Last night, [personal profile] kitanzi says to me, “Yeah, I think I’m getting bored with City of Heroes again.”

“Well,” I said, perhaps a bit too eagerly, “If you want to try Star Wars: The Old Republic”, I could get you a copy. We could play together again!” She’d been watching with interest as I’d been playing the game since shortly before its release, and she’d also enjoyed watching me play other BioWare games like Dragon Age and Mass Effect, so she didn’t require much convincing.

I decided that it was probably about time put a proper video card in her machine, though. Integrated graphics were fine for the games she was playing before (I mean, CoH came out in 2004…it’s not really going to stress out a modern system, even without a gamer-spec card in it), but TOR was likely to give it a bit more of a workout.

So, in preparation for this upgrade, I popped open the case to examine her power supply. I honestly expected to need to replace it, because gamer-spec video cards are power-hungry, and this was just a Dell Inspiron intended for general home use. But hey, I figured, check anyway, to make sure. And what I found astonished me.

I had figured I’d find a 280W or 300W power supply. If they’d been really spiffy, maybe a 350W, but I didn’t expect more than that.

It has a 160W power supply.

I checked my calendar to make sure I hadn’t accidentally opened the case of a computer I built in 1995 instead of the one I bought last year. Seriously, Dell, way to go. I’m amazed it even boots.

It’s now fitted out with a 500W PSU and an ATI 6670, which is a solid entry level card that wasn’t too expensive. Now we’re ready to conquer the galaxy!

The Ones Who Walk Away From Azeroth

In 1994, Blizzard Entertainment came out with a real-time strategy computer game called “Warcraft: Orcs & Humans”. It was well received in the gaming community, but I paid it very little notice personally.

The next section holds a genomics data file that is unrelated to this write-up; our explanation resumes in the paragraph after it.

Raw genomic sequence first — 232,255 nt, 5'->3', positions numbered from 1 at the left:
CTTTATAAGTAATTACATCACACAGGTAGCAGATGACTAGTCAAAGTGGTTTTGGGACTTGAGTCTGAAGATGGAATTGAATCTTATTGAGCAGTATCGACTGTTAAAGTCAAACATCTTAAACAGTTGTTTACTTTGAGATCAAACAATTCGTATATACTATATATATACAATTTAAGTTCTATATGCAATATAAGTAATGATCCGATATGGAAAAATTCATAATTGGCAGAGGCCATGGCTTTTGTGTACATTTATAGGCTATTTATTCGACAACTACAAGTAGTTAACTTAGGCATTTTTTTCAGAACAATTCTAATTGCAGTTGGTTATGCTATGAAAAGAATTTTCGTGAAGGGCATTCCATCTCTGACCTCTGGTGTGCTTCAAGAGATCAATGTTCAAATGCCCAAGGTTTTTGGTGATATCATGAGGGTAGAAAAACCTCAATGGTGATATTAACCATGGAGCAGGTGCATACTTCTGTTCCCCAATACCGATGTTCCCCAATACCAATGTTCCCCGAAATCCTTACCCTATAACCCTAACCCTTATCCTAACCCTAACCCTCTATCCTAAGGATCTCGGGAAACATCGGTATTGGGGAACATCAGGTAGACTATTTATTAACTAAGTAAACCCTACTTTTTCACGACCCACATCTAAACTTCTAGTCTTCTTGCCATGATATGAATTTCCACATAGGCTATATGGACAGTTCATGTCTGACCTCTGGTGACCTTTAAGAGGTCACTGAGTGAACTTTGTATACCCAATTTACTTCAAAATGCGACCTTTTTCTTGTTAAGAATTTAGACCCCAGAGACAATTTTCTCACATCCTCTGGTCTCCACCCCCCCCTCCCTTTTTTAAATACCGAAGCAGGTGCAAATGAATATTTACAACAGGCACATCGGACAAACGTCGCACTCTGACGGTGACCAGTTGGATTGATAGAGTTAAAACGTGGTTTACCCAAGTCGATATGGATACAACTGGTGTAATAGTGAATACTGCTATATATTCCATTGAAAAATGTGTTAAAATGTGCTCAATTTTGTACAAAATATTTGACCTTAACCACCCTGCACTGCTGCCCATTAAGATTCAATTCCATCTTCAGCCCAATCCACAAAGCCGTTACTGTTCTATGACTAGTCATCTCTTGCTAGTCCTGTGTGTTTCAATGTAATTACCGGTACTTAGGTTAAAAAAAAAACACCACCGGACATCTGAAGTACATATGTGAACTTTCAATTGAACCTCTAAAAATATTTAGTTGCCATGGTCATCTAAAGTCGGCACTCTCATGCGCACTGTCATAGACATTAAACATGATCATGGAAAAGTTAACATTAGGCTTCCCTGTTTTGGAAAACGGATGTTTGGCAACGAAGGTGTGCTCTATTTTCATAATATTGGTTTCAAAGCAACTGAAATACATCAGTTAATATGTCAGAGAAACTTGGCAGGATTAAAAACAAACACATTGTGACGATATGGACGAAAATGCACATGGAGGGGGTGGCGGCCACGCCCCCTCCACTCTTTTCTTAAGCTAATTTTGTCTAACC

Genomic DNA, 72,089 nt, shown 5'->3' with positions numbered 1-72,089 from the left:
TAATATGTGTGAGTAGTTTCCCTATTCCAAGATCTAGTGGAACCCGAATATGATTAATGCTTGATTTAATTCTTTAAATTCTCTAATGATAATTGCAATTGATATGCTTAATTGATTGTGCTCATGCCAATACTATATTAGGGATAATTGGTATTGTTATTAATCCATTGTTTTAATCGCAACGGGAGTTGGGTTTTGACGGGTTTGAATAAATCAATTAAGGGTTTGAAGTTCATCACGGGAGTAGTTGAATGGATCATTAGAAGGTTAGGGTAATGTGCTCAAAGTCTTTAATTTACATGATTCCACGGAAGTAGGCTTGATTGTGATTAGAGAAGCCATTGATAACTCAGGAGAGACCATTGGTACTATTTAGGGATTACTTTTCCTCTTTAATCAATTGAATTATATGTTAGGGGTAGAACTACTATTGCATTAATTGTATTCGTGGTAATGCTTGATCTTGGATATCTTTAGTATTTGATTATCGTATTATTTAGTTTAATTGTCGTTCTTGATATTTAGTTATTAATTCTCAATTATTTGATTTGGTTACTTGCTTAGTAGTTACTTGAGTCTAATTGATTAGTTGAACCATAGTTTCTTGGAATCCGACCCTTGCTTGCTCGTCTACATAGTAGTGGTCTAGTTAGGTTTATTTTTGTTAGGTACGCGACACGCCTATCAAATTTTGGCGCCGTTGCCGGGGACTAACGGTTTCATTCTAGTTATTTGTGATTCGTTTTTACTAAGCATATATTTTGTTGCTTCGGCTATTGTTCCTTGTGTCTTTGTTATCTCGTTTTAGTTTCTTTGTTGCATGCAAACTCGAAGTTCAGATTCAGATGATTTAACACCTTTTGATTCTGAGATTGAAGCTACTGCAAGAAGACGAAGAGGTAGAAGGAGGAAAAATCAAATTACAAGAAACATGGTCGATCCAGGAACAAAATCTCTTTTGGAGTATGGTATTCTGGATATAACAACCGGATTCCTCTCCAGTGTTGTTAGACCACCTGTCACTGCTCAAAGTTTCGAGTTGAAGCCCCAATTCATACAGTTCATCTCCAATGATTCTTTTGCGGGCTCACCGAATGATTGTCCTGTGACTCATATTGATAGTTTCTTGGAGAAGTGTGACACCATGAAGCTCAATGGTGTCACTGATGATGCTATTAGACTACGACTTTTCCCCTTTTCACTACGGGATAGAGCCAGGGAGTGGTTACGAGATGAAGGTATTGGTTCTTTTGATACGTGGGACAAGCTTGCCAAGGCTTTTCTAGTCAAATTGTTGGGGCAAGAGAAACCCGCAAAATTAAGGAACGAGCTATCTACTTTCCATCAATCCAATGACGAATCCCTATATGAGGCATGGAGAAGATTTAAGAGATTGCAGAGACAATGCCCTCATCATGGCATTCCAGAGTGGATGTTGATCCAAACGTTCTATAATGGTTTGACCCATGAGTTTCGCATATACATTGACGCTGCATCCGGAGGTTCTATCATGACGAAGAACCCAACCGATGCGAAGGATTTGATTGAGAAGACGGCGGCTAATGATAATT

One year later, a sequel was released, coming out just as I entered a six month period of unemployment. I ended up spending a lot of time playing Warcraft II, which was an awesome game.

By the time World of Warcraft in 2005, an MMO based on the same world as the RTS game, I was already deeply engaged with a game called City of Heroes. Some of my friends left CoH to play WoW, but I was still having a great time where I was, so I didn’t pay it much mind. In fact, I kinda resented it for stealing away my friends from the game I was playing. My dismissing it didn’t seem to cause it any lasting harm, though, and it grew like gangbusters.

Around the time that the first expansion for World of Warcraft came out, I was growing bored with City of Heroes/Villains. You can only go beat up the same bad guys in the same warehouse so many times before it starts to acquire a sense of sameness. So I asked eloren what server she and her hubby were playing on, bought the trial CD, and rolled a character.

I had no idea that this would change my life.

I played the game mostly solo, sometimes asking eloren to help me with difficult things or quests that required groups. I didn’t really know anyone who was playing; well, that’s not strictly true – I knew lots of people who were playing, and not one of them played on the same server as me or each other. I joined Jon and Aileen’s guild, and got to know a few of the people there vaguely, but I was mostly just enjoying the game as a solo player. Then drama happened, as it so often does in guilds, and they broke up. A small group of friends went looking for a new guild to join, and ended up with a group called The Grim Covenant. They seemed nice enough, and I was invited to join them as well, even though I was still far below max-level.

This was a transformative experience. As I reached level 70 (the cap at the time) and started participating in group activities, I starting getting to know people. I began to feel like I belonged in the group. I began to form real and solid friendships with people.